ABU DHABI // Dubai residents are moving house to take advantage of rental bargains in the city, estate agents said yesterday. Tenants who were previously reluctant to change homes due to a shortage of accommodation, and a lack of rent caps in new contracts, are now seeking better deals as their leases near expiry. Some are even willing to walk out on existing contracts and sacrifice deposits in exchange for homes that have become cheaper since the completion of thousands of apartments in Jumeirah Lakes Towers, International City and Discovery Gardens.
"People are moving from one part of the city to the other, especially those who rented at prices very much above current market rates," said Rose-Marie Kilzi, the leasing director of Great Properties, a Dubai-based estate agent. "They are looking around about two to three months before the contract expires to see if they can find something cheaper." Camilla van der Merwe, head of leasing at the property services firm Asteco Dubai, said numerous tenants nearing the end of their leases are contacting the company in search of bargains, while those in no hurry to move are waiting for a further dip in prices.
Although there is no statistical proof that rents in Dubai have declined this year, a recent Asteco report found that rates for flats and villas remained unchanged over the past three months of 2008. A comparison of prices between Dubai's rental index, which is based on figures for last year, and those advertised now reveals a difference of up to 30 per cent in areas such as Arabian Ranches, Dubai Marina and Discovery Gardens.
Liz O'Connor, the director of residential sales and leasing at Better Homes, said the lower end of Dubai's rental market has shown the most activity this year. Non-freehold areas such as Qusais, Bur Dubai and Satwa have held their rental values, she said. "Many tenants are downsizing as a result of pay cuts or accommodation allowances being reduced or cancelled," she said. "There also seem to be fewer families coming into Dubai. We are seeing a higher demand for studio, one and two bedrooms as opposed to three, four and five bedrooms."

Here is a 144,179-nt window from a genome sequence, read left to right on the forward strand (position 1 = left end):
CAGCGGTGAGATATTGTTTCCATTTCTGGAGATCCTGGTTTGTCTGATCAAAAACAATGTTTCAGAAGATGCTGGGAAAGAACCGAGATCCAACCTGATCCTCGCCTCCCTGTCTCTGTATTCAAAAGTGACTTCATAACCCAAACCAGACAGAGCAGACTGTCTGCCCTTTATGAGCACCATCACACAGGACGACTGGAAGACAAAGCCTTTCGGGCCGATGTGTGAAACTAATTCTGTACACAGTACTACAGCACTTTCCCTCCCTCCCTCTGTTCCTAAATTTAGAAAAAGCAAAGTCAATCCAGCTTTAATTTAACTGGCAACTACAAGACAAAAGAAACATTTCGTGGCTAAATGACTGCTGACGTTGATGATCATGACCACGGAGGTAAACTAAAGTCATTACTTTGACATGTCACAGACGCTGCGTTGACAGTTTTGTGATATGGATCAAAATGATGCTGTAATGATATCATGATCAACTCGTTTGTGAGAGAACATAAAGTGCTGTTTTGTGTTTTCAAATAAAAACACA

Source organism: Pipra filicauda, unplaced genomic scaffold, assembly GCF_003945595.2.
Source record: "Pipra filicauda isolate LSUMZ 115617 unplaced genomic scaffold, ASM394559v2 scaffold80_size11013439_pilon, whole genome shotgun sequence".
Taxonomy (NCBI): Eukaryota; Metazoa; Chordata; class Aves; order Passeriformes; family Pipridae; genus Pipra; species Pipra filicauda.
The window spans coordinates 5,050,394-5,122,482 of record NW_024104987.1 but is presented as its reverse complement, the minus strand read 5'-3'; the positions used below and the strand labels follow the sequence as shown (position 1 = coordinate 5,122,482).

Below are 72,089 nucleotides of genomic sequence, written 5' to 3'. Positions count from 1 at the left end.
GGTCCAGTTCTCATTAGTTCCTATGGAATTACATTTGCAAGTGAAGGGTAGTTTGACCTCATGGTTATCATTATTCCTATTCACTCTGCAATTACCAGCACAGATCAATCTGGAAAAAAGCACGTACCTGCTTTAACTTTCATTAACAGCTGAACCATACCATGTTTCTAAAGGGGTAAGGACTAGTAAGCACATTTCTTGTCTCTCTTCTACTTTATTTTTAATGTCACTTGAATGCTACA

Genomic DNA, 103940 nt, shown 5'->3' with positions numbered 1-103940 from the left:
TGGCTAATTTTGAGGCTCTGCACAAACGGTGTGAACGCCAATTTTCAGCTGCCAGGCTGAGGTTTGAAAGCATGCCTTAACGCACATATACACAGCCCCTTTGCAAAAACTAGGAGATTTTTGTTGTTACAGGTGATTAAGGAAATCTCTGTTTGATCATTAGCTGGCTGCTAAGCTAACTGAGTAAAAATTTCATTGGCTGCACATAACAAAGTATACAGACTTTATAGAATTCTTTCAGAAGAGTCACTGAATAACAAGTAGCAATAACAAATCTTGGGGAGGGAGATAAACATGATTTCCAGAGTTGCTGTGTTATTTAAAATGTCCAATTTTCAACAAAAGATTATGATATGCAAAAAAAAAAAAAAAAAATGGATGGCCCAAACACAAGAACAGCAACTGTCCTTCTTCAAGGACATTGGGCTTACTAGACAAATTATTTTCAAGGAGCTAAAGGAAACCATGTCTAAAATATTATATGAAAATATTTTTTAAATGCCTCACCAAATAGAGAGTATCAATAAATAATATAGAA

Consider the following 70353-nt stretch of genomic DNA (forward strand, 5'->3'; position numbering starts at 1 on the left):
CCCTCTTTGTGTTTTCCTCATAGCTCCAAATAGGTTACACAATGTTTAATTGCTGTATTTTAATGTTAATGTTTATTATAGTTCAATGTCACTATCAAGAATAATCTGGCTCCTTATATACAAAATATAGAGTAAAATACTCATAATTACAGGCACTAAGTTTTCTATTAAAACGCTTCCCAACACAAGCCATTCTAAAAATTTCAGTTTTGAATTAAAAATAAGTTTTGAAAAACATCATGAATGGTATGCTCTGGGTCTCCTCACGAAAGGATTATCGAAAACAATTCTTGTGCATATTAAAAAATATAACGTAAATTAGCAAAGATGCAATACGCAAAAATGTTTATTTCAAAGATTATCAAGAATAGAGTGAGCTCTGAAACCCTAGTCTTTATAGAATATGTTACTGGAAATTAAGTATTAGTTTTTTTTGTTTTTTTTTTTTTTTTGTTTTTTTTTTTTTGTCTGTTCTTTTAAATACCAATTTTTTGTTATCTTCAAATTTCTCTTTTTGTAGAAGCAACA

Some residents are following a different strategy, moving to bigger homes in newer areas of the city to take advantage of depressed prices, said Myles Bush, director of PowerHouse Properties. "Six months ago we had two-bedroom Springs villas at Dh180,000 to Dh190,000. You can now get one at Dh140,000," he said. Ms Kilzi said a client had moved from a one-bedroom flat in Jumeirah Beach Residence worth Dh120,000 to an apartment in Al Barsha that was twice as big, but only Dh15,000 more. The client is sharing her new home with a work colleague and saving about Dh50,000 per year on rent.
David Hammett, a Briton living in Bur Dubai, said he had wanted to move nearer his place of work at Dubai Internet City, but had been put off by last year's rents. "I've found a two-bedroom flat in Jumeirah Lakes Towers for Dh117,000 and I'm keen to move, but I've paid for my current place until late April," he said. "I just hope those prices are still available then." Despite the slowdown in rental inflation, housing officials in Dubai said the emirate still offered good rental returns of seven to 10 per cent of the value of the property, compared to two to three per cent in other countries, he said.
"There will be a correction but it won't go to two to three per cent," said Marwan bin Ghalita, chief executive of the Real Estate Regulatory Agency. Meanwhile, Mr Bush said the leasehold market has continued to be active, despite the fall in new arrivals to the emirate. Only 88,432 residency visas were issued in last month, compared to 93,957 in January 2008. People were more likely to rent property than to buy due to falling house prices and the difficulty in securing mortgages. Villas on the Palm Jumeirah that were up to Dh16 million six months ago are now valued at about Dh7m, said Mr Bush.
"The last few months have been pure rentals," he said. email@example.com